New Delhi: UK's Cairn Energy Plc has brought a lawsuit in the US court that potentially can lead to seizing of Air India's overseas assets, such as airplanes, to recover $1.72 billion from the Indian government which an international arbitration tribunal had awarded after overturning levy of retrospective taxes.
Cairn on May 14 filed a lawsuit in the US District Court for the Southern District of New York seeking declaration of Air India as the 'alter ego of Indian government' by virtue of control and as a state-owned company it "legally indistinct from the state itself", three sources with direct knowledge of the development said.
PTI had on March 28, 2021 reported that Cairn will bring lawsuits to pierce the corporate veil to establish that certain state-owned entities are India's alter ego under Bancec for enforcing the arbitration award.
The Bancec guidelines deal with determining when a judgment against a foreign state is enforceable against its agencies.
Sources said the May 14 lawsuit seeks to make Air India liable for discharge of the arbitration award against the Indian government.
While Cairn said it is "taking necessary legal steps to protect shareholders' interest in the absence of a resolution to the arbitral award", sources in the government said India will take all necessary steps to defend against any such "illegal enforcement action".
India, they said, will contest the move on grounds that the government has challenged the arbitration award in the appropriate court in The Hague and it is confident that the award will be set aside.
Sources said the government has also engaged a counsel team which is ready to defend against any enforcement action.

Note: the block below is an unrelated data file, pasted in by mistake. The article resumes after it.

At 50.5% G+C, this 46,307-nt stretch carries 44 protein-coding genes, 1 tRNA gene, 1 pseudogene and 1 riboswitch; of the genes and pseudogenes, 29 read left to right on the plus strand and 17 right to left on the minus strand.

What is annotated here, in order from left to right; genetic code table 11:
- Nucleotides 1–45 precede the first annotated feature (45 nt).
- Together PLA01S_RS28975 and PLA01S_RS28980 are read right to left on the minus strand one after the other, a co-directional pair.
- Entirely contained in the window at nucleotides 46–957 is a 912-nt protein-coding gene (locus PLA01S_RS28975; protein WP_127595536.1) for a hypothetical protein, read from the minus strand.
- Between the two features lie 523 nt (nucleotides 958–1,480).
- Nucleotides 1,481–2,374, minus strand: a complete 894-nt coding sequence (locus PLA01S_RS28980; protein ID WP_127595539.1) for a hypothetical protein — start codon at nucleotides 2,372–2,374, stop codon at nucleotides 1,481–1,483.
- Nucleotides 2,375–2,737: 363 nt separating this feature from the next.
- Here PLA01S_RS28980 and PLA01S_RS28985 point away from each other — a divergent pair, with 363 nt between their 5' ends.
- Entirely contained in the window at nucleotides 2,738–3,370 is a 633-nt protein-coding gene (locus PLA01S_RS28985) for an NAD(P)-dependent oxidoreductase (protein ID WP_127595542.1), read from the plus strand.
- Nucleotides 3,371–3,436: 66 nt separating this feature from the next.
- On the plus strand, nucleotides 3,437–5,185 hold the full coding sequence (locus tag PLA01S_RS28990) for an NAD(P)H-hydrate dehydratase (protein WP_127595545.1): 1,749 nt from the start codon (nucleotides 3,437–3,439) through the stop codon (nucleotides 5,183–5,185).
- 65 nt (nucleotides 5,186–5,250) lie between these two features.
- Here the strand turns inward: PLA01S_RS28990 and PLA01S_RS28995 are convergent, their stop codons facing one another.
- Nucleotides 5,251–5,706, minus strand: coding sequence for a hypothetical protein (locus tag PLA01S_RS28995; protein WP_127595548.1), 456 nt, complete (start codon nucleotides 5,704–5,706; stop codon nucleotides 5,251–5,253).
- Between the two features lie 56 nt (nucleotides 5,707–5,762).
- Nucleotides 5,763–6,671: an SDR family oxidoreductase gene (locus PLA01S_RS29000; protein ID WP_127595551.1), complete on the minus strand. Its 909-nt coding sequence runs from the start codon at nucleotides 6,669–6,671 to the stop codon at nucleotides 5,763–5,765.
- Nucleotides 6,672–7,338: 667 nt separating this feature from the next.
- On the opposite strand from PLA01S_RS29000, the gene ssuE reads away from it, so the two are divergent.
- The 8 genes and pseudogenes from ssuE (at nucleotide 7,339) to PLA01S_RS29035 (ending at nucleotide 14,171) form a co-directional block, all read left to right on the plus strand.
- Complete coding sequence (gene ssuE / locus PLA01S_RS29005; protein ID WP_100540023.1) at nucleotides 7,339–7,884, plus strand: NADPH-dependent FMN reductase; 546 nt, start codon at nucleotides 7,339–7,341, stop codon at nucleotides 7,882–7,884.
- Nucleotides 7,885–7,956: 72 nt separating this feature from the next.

While they maintained that neither the government nor any public sector undertaking has received any such notice, sources aware of the Cairn lawsuit said the case has been brought only on Friday and notices in due course will come to the authorities concerned.
The government sources said as and when any such notice is received, the government/concerned organisation shall take all necessary steps to defend against "any such illegal enforcement action".
Cairn had first moved courts in the US, UK, Canada, France, Singapore, the Netherlands and three other countries to register the December 2020 arbitration tribunal ruling that overturned the Indian government's Rs 10,247 crore demand in back taxes and ordered New Delhi to return the value of shares it had sold, dividends seized and tax refunds withheld to recover the tax demand.
Subsequent to the courts in the US and other places giving recognition to the arbitration award, the firm has now begun bringing lawsuits to pierce the corporate veil between the Indian government and its owned companies such as in oil and gas, shipping, airline and banking sectors, to seize their overseas assets to recover the money awarded.